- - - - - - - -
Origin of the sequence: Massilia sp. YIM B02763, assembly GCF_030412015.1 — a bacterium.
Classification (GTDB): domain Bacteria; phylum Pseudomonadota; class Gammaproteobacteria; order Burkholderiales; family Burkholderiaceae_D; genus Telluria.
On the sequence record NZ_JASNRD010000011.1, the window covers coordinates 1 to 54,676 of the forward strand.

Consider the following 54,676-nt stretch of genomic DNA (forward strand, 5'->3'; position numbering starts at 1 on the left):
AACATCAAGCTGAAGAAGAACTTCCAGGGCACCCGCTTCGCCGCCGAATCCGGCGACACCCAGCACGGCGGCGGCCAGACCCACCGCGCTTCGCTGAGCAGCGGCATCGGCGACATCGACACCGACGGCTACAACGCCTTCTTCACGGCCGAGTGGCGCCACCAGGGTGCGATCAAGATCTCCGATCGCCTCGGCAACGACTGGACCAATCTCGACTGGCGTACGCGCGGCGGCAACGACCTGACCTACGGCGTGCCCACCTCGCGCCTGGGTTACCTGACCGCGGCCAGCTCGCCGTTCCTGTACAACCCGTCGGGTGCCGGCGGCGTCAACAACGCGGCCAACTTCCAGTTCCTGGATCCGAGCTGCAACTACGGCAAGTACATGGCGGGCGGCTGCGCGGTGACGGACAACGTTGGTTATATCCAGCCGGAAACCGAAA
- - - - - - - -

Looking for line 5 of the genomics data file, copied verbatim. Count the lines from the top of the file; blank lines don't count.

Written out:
AACATCAAGCTGAAGAAGAACTTCCAGGGCACCCGCTTCGCCGCCGAATCCGGCGACACCCAGCACGGCGGCGGCCAGACCCACCGCGCTTCGCTGAGCAGCGGCATCGGCGACATCGACACCGACGGCTACAACGCCTTCTTCACGGCCGAGTGGCGCCACCAGGGTGCGATCAAGATCTCCGATCGCCTCGGCAACGACTGGACCAATCTCGACTGGCGTACGCGCGGCGGCAACGACCTGACCTACGGCGTGCCCACCTCGCGCCTGGGTTACCTGACCGCGGCCAGCTCGCCGTTCCTGTACAACCCGTCGGGTGCCGGCGGCGTCAACAACGCGGCCAACTTCCAGTTCCTGGATCCGAGCTGCAACTACGGCAAGTACATGGCGGGCGGCTGCGCGGTGACGGACAACGTTGGTTATATCCAGCCGGAAACCGAAA